Dilution's the solution!

The Oyster Creek nuclear power plant's operating license was due to expire in early 2009.  The Nuclear Regulatory Commission deemed the plant good to go for another 20 years, despite some serious questions regarding the integrity of the drywell containment shell (think big metal can that keeps the bad stuff in).  Not two weeks after relicensing, tritium (carcinogen, half-life: 12.3 years) turned up in local groundwater outside the plant.
The spill at Oyster Creek - the nation's oldest, continuously operating nuclear plant - measured as high as 6 million picocuries in some monitoring wells, about 300 times the level the federal Environmental Protection Agency considers unsafe for drinking water. Since then, some of the drawn samples have fallen to safe levels during the past year, even without human intervention.
In response to public outcry, Exelon, the plant's owner-operator, promised to address the problem immediately (read: whenever they felt like it?).  So it is that almost 18 months later, the company has finally arrived at a winning solution to a problem that has already leaked upwards of 180,000 gallons of tritium tainted water.  Pump contaminated groundwater back into the plant, use it in the cooling process, and then discharge it with the flood of cooling water into public waterways. (Aside: When did we stop arguing about closed cycle cooling?)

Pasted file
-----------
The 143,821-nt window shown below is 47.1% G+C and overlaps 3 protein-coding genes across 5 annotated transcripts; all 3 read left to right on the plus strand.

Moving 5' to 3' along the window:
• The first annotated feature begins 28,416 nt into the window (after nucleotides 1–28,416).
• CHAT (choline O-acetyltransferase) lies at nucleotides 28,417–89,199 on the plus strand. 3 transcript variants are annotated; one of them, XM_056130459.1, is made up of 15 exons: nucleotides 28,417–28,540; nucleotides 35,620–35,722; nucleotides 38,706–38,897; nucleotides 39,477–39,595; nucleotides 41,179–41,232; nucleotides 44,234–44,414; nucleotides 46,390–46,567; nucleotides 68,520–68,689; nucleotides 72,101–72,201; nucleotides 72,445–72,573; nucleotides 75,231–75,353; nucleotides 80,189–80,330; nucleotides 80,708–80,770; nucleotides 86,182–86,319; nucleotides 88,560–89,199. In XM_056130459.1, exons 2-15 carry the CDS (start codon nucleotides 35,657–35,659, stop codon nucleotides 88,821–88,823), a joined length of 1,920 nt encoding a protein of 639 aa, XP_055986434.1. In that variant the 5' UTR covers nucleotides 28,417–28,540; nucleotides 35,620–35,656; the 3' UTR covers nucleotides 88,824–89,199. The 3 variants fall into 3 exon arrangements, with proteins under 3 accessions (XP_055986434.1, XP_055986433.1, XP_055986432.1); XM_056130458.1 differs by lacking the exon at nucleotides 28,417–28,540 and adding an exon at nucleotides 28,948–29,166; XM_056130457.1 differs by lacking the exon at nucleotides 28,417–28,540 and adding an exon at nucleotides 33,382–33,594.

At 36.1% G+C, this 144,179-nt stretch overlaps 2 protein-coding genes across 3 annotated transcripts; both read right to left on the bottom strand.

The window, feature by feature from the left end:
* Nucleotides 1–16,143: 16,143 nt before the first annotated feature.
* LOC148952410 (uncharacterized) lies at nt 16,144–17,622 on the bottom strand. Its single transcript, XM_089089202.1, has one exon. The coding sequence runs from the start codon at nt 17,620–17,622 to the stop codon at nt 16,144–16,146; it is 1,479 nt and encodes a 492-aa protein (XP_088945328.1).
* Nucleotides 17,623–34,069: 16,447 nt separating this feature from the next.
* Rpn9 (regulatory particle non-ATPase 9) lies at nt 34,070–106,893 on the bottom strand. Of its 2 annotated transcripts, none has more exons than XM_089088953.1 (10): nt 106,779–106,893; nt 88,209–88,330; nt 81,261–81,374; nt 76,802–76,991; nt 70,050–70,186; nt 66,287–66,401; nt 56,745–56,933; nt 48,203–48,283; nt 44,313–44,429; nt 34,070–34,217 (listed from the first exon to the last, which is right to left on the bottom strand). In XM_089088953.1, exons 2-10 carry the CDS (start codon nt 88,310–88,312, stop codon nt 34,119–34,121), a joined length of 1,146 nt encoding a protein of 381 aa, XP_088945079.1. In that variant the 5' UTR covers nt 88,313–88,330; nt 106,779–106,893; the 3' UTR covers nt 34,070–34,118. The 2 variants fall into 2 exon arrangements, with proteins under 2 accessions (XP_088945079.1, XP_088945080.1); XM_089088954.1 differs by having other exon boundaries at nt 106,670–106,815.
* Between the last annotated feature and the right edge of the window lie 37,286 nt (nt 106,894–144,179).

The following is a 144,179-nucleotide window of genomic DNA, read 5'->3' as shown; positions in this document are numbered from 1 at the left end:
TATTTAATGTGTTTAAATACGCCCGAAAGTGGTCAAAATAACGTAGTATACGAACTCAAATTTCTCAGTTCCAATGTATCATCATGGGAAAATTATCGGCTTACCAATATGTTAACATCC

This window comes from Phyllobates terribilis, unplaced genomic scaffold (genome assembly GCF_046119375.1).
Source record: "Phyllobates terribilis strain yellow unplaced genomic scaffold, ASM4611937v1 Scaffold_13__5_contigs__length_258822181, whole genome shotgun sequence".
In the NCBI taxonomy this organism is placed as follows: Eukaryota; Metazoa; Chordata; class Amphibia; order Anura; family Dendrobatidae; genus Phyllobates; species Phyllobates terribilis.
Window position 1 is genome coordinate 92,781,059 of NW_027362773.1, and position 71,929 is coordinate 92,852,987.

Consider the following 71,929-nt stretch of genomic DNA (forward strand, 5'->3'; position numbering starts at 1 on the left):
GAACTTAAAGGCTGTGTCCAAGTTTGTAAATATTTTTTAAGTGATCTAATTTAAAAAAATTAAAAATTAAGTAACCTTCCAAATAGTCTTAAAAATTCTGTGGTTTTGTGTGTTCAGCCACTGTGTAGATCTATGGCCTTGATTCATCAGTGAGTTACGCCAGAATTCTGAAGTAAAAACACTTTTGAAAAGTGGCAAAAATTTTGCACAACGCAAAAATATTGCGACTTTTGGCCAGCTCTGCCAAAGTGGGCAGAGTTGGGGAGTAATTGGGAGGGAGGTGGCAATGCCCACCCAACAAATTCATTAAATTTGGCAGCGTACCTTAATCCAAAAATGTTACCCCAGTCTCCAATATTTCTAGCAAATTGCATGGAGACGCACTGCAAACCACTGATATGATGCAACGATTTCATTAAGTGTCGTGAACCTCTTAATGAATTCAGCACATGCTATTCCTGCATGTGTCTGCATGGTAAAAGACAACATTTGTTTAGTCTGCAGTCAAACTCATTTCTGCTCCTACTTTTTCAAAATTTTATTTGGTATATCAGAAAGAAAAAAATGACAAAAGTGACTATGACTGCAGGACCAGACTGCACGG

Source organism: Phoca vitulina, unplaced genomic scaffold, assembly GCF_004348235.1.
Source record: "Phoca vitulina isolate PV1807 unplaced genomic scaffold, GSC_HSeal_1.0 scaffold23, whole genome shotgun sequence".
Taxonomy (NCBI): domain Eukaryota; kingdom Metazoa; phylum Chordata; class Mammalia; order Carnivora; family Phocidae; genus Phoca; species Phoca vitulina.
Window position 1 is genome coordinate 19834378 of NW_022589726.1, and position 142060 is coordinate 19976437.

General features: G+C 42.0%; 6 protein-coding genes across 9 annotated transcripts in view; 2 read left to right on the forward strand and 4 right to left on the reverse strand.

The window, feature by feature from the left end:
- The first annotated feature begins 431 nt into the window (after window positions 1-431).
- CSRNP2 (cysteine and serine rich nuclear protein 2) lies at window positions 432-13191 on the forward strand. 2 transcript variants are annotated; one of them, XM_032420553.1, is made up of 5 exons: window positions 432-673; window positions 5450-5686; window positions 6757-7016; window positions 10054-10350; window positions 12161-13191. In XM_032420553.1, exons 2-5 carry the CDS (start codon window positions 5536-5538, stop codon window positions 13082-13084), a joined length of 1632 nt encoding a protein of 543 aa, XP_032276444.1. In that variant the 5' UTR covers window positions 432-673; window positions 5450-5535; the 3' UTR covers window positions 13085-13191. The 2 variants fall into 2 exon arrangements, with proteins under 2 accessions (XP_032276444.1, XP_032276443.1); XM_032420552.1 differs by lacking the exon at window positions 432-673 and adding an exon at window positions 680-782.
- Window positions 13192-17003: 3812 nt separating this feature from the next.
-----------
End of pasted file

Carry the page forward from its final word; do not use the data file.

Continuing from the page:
"This water will be extensively diluted as it cycles through the plant. The amount of tritium released will be indiscernible from background radiation levels," Benson said. "It won't impact the discharge canal or the Barnegat Bay."